Alfred Lion and Francis Wolff, two Jews who fled Nazi Berlin in the 1930s and later started a trad-jazz and boogie-woogie record label, became prime movers for modern stuff in the ’50s.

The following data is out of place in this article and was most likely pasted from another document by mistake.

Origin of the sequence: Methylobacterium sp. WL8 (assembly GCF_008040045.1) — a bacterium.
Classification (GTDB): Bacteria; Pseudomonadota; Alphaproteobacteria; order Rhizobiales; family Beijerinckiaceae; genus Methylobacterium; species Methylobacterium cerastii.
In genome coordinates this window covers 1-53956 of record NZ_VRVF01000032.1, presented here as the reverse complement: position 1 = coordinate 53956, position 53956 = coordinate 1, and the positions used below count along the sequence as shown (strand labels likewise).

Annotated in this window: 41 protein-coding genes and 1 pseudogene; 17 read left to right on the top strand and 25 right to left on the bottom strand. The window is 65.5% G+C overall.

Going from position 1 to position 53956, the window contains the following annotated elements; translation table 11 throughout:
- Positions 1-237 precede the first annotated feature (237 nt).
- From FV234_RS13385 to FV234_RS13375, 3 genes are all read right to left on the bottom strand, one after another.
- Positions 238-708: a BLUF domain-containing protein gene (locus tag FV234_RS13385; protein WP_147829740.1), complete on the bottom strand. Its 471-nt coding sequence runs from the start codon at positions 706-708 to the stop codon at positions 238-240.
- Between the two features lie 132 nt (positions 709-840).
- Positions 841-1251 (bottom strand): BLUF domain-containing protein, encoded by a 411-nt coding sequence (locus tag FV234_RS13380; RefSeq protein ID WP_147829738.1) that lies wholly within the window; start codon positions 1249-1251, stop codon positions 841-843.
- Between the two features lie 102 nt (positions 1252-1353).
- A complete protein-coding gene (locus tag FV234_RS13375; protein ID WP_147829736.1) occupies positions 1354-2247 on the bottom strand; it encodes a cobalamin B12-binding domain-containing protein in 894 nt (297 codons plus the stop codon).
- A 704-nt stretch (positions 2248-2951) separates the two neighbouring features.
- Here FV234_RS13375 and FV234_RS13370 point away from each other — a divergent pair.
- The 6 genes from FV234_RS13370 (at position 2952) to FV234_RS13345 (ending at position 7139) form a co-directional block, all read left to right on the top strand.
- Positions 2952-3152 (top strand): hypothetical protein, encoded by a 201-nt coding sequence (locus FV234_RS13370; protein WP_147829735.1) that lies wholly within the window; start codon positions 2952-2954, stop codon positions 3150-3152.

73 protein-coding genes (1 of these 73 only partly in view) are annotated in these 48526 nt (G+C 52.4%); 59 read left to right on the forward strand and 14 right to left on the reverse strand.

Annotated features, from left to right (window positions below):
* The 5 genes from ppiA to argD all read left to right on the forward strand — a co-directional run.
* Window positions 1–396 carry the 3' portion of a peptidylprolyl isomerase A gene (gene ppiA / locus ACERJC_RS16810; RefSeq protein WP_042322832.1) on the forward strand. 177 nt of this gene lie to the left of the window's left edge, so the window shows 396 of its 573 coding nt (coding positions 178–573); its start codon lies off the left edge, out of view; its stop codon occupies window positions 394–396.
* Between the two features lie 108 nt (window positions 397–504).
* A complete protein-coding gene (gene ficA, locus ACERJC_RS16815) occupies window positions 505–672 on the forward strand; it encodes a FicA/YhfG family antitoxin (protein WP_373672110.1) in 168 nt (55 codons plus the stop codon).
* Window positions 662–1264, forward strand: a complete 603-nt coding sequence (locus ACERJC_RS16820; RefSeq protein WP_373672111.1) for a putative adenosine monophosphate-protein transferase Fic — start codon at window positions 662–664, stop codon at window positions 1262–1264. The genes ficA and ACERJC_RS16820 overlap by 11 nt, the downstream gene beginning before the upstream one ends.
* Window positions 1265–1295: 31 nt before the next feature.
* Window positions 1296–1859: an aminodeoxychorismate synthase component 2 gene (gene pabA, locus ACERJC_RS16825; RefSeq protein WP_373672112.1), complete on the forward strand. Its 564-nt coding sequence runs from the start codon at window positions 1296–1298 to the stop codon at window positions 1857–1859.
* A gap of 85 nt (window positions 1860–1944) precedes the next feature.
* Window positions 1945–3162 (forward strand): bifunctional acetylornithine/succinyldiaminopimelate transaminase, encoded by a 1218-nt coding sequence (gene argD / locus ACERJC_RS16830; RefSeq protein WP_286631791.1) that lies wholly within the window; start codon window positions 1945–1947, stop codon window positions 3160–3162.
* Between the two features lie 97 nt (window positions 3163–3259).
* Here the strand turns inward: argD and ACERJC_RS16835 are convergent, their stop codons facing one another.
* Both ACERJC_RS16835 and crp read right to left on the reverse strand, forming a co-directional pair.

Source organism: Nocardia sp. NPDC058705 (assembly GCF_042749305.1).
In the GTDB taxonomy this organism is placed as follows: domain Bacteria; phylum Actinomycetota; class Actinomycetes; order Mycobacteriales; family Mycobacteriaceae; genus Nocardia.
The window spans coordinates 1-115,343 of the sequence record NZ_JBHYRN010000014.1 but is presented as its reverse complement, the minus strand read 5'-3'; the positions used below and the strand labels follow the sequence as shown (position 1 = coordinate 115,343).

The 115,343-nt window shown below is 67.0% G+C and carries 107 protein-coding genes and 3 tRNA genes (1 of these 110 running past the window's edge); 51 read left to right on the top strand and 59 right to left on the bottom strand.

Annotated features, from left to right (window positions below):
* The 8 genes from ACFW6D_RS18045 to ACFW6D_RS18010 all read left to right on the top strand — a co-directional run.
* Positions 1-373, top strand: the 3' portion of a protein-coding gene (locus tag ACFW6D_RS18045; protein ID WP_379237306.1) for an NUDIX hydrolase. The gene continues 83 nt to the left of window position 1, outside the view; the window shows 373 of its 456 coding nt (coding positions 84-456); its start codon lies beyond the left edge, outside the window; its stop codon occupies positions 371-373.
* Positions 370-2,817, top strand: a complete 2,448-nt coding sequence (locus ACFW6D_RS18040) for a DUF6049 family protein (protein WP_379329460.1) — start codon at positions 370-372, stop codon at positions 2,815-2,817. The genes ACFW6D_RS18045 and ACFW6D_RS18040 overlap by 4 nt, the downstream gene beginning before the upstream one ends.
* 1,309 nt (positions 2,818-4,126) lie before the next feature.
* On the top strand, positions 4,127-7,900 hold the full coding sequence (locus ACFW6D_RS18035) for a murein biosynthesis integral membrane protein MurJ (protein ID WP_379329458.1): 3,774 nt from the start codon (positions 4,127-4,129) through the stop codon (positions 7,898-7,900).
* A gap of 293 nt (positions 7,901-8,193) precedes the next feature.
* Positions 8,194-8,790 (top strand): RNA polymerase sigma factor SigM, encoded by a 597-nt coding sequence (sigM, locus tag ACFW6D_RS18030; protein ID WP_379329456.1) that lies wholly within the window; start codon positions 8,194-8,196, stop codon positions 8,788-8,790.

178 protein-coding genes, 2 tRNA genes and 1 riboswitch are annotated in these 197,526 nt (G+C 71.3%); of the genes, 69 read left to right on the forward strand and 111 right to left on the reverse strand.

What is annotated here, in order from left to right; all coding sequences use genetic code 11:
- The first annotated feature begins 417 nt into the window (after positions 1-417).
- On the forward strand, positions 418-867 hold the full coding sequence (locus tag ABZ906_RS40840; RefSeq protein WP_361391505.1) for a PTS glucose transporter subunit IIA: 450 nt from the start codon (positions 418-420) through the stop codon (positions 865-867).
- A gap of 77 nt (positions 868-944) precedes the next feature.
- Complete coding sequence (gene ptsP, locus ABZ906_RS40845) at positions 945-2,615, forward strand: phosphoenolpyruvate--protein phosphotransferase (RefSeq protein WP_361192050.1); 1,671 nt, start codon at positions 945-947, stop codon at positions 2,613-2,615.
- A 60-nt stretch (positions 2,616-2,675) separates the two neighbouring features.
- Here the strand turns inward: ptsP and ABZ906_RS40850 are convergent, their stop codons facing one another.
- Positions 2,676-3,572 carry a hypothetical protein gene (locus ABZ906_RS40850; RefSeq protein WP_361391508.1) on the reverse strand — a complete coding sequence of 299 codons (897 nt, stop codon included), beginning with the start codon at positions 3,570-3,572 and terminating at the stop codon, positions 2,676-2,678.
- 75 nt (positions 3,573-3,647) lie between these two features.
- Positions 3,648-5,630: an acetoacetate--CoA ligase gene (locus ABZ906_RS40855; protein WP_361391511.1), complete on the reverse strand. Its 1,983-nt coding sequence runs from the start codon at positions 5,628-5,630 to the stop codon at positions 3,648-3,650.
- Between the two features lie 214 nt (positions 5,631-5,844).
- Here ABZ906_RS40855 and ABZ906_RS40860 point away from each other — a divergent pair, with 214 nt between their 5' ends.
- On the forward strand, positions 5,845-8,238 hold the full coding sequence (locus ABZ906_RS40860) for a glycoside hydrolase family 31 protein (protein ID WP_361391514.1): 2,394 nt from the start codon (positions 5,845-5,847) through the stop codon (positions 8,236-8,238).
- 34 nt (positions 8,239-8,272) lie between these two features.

Their advocacy of iconoclast Thelonious Monk alone would have ensured their place in history, but key recordings by Miles Davis, John Coltrane, Art Blakey, and many others aded to an indelible mark. The label’s funky side, repped by Lee Morgan, Grant Green, and Lou Donaldson (who wheezingly appears here), kept finances afloat, with their sounds widely sampled in the early hip-hop era. The film contains complete new performances by Herbie Hancock and Wayne Shorter, and will be riveting even for folks who know most of the story. Unlike other labels, BN paid for all rehearsals (at Rudy Van Gelder’s stellar studio), encouraging original compositions with challenging arrangements, while Wolff snapped soulful photos that have since helped keep the music alive. (By the way, Nora Jones is almost the only woman on hand.)